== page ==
British, German and Australian regulators unite against Big Tech

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Antitrust regulators in the UK, Germany and Australia launched a unified attack on the dominance of internet giants on Tuesday, warning that the pandemic was no excuse to approve deals.

The three regulators, who have been at the forefront of global attempts to curb big tech companies like Facebook and Google, said the pandemic has accelerated the concentration of power in the hands of a few, and have warned that they would take an increasingly skeptical point of view. stowage.

In a virtual event to launch the statement on Tuesday morning, UK Competition and Markets Authority chief Andrea Coscelli said he expected “huge pressure” from business, citing the need to rebuild after the pandemic as the reason for justifying mergers and investments. .

“We are clearly in a difficult economic situation,” he said, “and it’s attractive, someone comes to you with investment plans. But . . . it is really about the medium term, it is about having market structures that will serve consumers day after day. ”

The three regulators said the pandemic “should not be used to cause a relaxation of the standards against which mergers are ultimately assessed.”

The German cartel office, the Bundeskartellamt, directly attacked Facebook’s business model in 2019 by preventing the company from sharing user data without consent. Meanwhile, Australia recently decided to force Silicon Valley giants Facebook and Google to pay for the news, and the CMA has waged antitrust battles against Google and Apple.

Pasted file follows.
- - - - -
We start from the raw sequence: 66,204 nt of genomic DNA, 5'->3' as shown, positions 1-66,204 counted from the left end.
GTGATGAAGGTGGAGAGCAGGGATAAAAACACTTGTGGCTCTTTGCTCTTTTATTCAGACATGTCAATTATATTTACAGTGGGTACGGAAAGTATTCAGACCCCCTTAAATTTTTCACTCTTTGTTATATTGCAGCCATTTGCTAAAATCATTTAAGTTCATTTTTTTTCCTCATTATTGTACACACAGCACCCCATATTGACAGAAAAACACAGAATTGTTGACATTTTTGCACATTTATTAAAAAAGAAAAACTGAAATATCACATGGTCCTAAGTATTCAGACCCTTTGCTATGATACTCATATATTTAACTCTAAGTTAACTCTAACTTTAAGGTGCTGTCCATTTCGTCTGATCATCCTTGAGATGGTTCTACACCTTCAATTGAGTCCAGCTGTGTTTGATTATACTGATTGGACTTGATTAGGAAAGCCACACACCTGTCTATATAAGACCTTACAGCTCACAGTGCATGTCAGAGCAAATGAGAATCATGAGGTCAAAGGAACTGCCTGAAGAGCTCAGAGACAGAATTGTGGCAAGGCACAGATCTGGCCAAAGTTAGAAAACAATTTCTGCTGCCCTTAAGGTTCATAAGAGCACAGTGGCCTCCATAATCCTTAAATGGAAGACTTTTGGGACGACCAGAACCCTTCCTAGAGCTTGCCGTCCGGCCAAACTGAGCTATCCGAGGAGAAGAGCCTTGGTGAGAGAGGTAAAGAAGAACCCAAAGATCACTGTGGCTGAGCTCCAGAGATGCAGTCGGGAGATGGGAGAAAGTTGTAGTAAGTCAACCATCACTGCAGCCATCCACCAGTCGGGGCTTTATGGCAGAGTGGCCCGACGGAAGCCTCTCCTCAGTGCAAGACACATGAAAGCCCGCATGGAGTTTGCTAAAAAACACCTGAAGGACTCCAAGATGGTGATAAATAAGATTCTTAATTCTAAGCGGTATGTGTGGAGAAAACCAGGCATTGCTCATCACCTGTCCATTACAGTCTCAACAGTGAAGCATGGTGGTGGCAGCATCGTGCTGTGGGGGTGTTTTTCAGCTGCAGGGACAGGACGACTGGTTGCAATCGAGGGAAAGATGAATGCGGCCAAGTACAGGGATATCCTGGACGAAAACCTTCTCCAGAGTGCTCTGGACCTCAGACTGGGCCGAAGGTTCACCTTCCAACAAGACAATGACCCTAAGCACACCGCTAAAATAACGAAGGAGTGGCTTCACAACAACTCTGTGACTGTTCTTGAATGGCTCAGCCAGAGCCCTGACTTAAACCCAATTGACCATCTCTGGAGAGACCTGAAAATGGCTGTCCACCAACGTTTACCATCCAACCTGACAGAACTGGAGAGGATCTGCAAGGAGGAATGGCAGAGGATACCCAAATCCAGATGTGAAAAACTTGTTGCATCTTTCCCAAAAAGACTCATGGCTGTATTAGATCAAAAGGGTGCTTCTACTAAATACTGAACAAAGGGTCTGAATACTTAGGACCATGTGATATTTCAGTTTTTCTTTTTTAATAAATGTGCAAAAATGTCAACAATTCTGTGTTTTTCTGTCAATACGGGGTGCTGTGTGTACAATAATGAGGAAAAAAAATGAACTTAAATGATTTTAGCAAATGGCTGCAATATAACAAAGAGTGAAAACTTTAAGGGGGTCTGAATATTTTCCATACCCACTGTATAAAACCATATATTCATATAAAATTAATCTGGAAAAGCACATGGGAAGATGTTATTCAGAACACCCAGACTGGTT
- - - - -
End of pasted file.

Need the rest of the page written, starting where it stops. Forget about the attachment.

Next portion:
Rod Sims, chairman of the Australian Competition and Consumer Commission, said Australia had “some very well-known digital platform issues where most platforms have really built their strong positions through acquisitions. ” He said: “Together we can make a strong voice heard on these important issues.”

Sims added, “There is a clear incentive for businesses to acquire businesses, gain market power and drive up prices. . . We now have a whole body of knowledge, often accumulated from advisers to merging parties, that suggests that mergers are always good, but they are not, and this view is hurting our economy.

All three regulators said the pandemic had exacerbated dangerous concentration trends and said they had an increasingly skeptical view of the benefits of the mergers.

Andreas Mundt, head of the German cartel bureau, said: “We [were] already grappling with platform ecosystems, digital gatekeepers and their effects on the economy and antitrust laws. . . But of course the pandemic has been an accelerator here and we have seen that GAFA [Google, Apple, Facebook and Amazon] has been a winner during this crisis.

Coscelli said global regulators have also approved mergers in the past that have led to negative outcomes for consumers in markets, including accounting, where the Big Four – Deloitte, KPMG, EY and PwC – dominate.

“Very often when you look at the markets you realize that at some point in the past there was a merger that really shouldn’t have happened,” he said, citing the Google’s purchase of online advertising company DoubleClick in 2007 as “the source of a number of the problems.”

In another warning to companies, regulators said they were also increasingly less likely to accept companies’ promises to change their behavior. In the past, global regulators accepted behavioral and structural “cures” from merging groups seeking to strike a deal.

Sims said, “Behavioral remedies ask businesses to do something they have no interest in doing. . . We find that behavioral engagements are not going as planned. . . They are largely not working.

His comments come after the European Commission cleared Google’s acquisition of tech company Fitbit in December, after Google promised a series of “behavioral remedies,” which ACCC did not agree to.



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